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Duke Garwood
Dreamboatsafari Ralegh Long , January 27th, 2011 11:11

I first encountered Duke Garwood late last year, when he supported Howe Gelb at Cafe Oto. Garwood played on his own, with just his voice and an electric guitar. I was almost immediately captivated, and you shouldn't use that kind of word lightly. The combination of Garwood's murmured vocals and the sounds he gets out of his guitar - which ranges from a rolling, loose finger-picking to shuddering howls of feedback - had a hypnotic effect.

The same feeling stalks Garwood's new album Dreamboatsafari, where his vocals and guitar are supported by the quite brilliant drumming of long-time collaborator Paul May, as well as a host of organs, drones and, equally significantly, the sound of the room in which it was recorded. For Dreamboatsafari is the product of home-recording sessions, and nearly every element of its aesthetic is informed by that decision. In this respect, Garwood shares something with label-mates Howe Gelb and Giant Sand, in that, when it comes to getting sounds down onto tape, they pursue a tactic that, for want of a better word, might be termed realism. The effect of this technique is to give Dreamboatsafari a startling immediacy, even in its most woozy moments, of which there are many. Listening to 'Flames of Gold' is like peering into a private world; where a scratchy guitar wanders at will, kept at bay by Garwood's murmured vocals and some strange rattling sounds that skitter across the surface. It's a very disorientating listen, not least because of the piercing hi-hat that occasionally cuts through, loudly asserting that this is live, real, documentary.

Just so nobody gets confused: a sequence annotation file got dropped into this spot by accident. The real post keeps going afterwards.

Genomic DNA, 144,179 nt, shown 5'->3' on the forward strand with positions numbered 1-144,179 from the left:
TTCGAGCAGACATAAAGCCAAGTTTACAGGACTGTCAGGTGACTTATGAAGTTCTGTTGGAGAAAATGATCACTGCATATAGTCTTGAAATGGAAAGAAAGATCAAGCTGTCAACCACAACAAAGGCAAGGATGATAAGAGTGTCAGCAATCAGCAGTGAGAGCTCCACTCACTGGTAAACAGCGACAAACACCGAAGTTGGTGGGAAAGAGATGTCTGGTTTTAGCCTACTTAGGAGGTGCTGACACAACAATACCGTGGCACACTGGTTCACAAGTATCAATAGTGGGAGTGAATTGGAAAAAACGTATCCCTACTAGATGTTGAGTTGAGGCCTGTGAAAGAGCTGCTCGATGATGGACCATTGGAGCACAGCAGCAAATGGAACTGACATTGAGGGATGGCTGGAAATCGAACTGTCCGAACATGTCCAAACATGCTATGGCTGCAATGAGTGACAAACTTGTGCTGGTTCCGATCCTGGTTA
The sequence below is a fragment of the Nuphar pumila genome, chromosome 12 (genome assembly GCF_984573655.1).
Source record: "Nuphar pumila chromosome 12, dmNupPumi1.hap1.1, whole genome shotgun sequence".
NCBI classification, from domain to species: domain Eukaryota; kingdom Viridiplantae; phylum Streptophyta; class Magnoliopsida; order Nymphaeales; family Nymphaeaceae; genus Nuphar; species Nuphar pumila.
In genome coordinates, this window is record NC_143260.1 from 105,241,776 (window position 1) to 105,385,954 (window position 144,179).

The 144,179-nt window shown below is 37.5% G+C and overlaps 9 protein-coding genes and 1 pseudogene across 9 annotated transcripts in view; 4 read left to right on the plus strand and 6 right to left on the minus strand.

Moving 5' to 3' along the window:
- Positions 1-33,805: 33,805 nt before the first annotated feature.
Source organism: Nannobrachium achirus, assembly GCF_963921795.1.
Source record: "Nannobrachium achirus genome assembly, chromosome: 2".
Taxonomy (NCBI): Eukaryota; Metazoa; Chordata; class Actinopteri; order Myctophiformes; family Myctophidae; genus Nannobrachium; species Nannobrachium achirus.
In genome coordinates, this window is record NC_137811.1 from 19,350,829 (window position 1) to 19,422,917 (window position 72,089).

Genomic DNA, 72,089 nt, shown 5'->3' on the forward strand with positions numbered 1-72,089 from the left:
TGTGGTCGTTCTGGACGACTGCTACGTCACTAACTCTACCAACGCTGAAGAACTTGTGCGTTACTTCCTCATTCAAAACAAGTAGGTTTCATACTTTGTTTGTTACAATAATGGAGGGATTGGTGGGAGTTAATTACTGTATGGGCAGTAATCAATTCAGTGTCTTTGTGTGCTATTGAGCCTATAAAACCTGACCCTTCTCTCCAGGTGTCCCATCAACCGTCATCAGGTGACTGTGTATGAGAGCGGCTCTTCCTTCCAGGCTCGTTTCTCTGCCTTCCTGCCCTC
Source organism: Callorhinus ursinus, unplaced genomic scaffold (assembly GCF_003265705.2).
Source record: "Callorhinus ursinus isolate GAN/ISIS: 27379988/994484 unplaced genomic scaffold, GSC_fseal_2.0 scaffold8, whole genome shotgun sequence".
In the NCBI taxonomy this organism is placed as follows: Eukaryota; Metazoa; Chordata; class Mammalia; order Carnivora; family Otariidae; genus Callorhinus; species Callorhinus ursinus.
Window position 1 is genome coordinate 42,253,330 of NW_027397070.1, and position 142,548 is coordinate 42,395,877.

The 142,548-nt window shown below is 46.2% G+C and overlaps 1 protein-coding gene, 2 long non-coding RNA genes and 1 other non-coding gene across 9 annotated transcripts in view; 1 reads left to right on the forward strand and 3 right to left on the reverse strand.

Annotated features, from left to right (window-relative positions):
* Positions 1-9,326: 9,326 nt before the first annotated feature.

This sense of immediacy is furthered by the brevity of many of the tracks, and both these factors combine to great effect in 'Summer Gold', a gorgeous pop song composed of only a warm fuzzy guitar and some up-front drums that is here and gone in just over two minutes. This awareness of time lends even the most exploratory tracks a sense of purpose. 'Tapestry of Mars' is an avant-jazz instrumental -all squak and rumble - that without warning coalesces into a huge guitar hook, for all of ten seconds. It has the structure of a well-planned joke.

Duke Garwood is nearly always referred to as 'blues', and it's a testimony to his singular approach that he is not called 'neo-blues' or - and the brain lurches at the thought - 'alt-blues'. But the point is that, although it echoes Beefheart's take on the blues (and Trout Mask Replica in its title?), this is clearly not just 'blues'. The Casiotone beats and hovering synth atmospheres of 'Gold Watch' make that perfectly clear. Moreover, despite what that might suggest, this is no exercise in genre-clashing, or any attempt to combine the old with the new - a good thing since conscious attempts at that nearly always age ungraciously. It doesn't come across as a conscious attempt to do anything at all, just the fragmented, textured recordings of two people playing in a room. Dreamboatsafari will age just fine, because it is already gloriously anomalous music.

Dreamboatsafari somehow sidesteps all those arguments about what is 'retro' what is 'contemporary' and what is 'authentic'. This surely has something to do with the wilfulness of the album, that it doesn't stick around long, that it appears un-thought and yet definitive at the same time, and with the warmth and simplicity of the recording.